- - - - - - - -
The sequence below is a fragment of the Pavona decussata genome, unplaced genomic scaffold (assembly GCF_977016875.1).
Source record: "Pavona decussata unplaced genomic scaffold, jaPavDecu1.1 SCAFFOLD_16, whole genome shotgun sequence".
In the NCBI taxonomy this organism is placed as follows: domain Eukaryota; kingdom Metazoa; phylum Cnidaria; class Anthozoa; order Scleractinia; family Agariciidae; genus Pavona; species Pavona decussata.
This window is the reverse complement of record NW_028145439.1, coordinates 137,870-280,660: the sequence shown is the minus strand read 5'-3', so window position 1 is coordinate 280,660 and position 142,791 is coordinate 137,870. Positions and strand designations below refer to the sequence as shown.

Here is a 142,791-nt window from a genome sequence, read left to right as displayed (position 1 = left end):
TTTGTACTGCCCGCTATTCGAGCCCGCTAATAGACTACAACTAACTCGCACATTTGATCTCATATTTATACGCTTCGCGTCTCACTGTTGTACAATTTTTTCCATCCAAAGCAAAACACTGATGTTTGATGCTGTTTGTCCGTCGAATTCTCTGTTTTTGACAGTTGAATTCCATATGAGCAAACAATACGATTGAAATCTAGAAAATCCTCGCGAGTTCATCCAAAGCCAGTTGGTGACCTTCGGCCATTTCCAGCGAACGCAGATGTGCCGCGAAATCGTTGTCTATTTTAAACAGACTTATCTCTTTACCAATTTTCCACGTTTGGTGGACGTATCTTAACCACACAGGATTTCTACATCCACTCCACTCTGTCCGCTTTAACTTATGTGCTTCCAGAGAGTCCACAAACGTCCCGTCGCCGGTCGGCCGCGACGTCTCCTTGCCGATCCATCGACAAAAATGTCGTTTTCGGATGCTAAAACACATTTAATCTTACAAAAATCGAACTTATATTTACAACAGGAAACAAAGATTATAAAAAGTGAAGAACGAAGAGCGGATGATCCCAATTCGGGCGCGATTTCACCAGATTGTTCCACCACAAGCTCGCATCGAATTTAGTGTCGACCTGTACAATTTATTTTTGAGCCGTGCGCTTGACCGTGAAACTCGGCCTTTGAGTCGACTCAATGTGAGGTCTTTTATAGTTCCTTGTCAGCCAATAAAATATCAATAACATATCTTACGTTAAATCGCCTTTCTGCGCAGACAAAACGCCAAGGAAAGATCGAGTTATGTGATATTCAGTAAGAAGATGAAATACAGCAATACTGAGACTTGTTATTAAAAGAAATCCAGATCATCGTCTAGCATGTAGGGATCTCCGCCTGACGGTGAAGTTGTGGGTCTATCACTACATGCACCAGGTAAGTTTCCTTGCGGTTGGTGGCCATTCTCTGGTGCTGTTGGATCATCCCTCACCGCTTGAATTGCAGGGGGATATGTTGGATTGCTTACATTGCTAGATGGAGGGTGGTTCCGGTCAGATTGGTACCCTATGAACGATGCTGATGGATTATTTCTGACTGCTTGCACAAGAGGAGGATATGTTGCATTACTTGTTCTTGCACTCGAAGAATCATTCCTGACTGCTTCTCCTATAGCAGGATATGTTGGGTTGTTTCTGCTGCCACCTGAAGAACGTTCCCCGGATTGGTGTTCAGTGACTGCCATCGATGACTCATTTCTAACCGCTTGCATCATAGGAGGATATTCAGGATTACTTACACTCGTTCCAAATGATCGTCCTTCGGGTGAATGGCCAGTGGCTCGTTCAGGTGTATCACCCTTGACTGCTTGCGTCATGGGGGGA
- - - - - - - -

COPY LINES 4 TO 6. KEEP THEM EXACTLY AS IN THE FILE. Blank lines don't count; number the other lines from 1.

This window is the reverse complement of record NW_028145439.1, coordinates 137,870-280,660: the sequence shown is the minus strand read 5'-3', so window position 1 is coordinate 280,660 and position 142,791 is coordinate 137,870. Positions and strand designations below refer to the sequence as shown.

Here is a 142,791-nt window from a genome sequence, read left to right as displayed (position 1 = left end):
TTTGTACTGCCCGCTATTCGAGCCCGCTAATAGACTACAACTAACTCGCACATTTGATCTCATATTTATACGCTTCGCGTCTCACTGTTGTACAATTTTTTCCATCCAAAGCAAAACACTGATGTTTGATGCTGTTTGTCCGTCGAATTCTCTGTTTTTGACAGTTGAATTCCATATGAGCAAACAATACGATTGAAATCTAGAAAATCCTCGCGAGTTCATCCAAAGCCAGTTGGTGACCTTCGGCCATTTCCAGCGAACGCAGATGTGCCGCGAAATCGTTGTCTATTTTAAACAGACTTATCTCTTTACCAATTTTCCACGTTTGGTGGACGTATCTTAACCACACAGGATTTCTACATCCACTCCACTCTGTCCGCTTTAACTTATGTGCTTCCAGAGAGTCCACAAACGTCCCGTCGCCGGTCGGCCGCGACGTCTCCTTGCCGATCCATCGACAAAAATGTCGTTTTCGGATGCTAAAACACATTTAATCTTACAAAAATCGAACTTATATTTACAACAGGAAACAAAGATTATAAAAAGTGAAGAACGAAGAGCGGATGATCCCAATTCGGGCGCGATTTCACCAGATTGTTCCACCACAAGCTCGCATCGAATTTAGTGTCGACCTGTACAATTTATTTTTGAGCCGTGCGCTTGACCGTGAAACTCGGCCTTTGAGTCGACTCAATGTGAGGTCTTTTATAGTTCCTTGTCAGCCAATAAAATATCAATAACATATCTTACGTTAAATCGCCTTTCTGCGCAGACAAAACGCCAAGGAAAGATCGAGTTATGTGATATTCAGTAAGAAGATGAAATACAGCAATACTGAGACTTGTTATTAAAAGAAATCCAGATCATCGTCTAGCATGTAGGGATCTCCGCCTGACGGTGAAGTTGTGGGTCTATCACTACATGCACCAGGTAAGTTTCCTTGCGGTTGGTGGCCATTCTCTGGTGCTGTTGGATCATCCCTCACCGCTTGAATTGCAGGGGGATATGTTGGATTGCTTACATTGCTAGATGGAGGGTGGTTCCGGTCAGATTGGTACCCTATGAACGATGCTGATGGATTATTTCTGACTGCTTGCACAAGAGGAGGATATGTTGCATTACTTGTTCTTGCACTCGAAGAATCATTCCTGACTGCTTCTCCTATAGCAGGATATGTTGGGTTGTTTCTGCTGCCACCTGAAGAACGTTCCCCGGATTGGTGTTCAGTGACTGCCATCGATGACTCATTTCTAACCGCTTGCATCATAGGAGGATATTCAGGATTACTTACACTCGTTCCAAATGATCGTCCTTCGGGTGAATGGCCAGTGGCTCGTTCAGGTGTATCACCCTTGACTGCTTGCGTCATGGGGGGA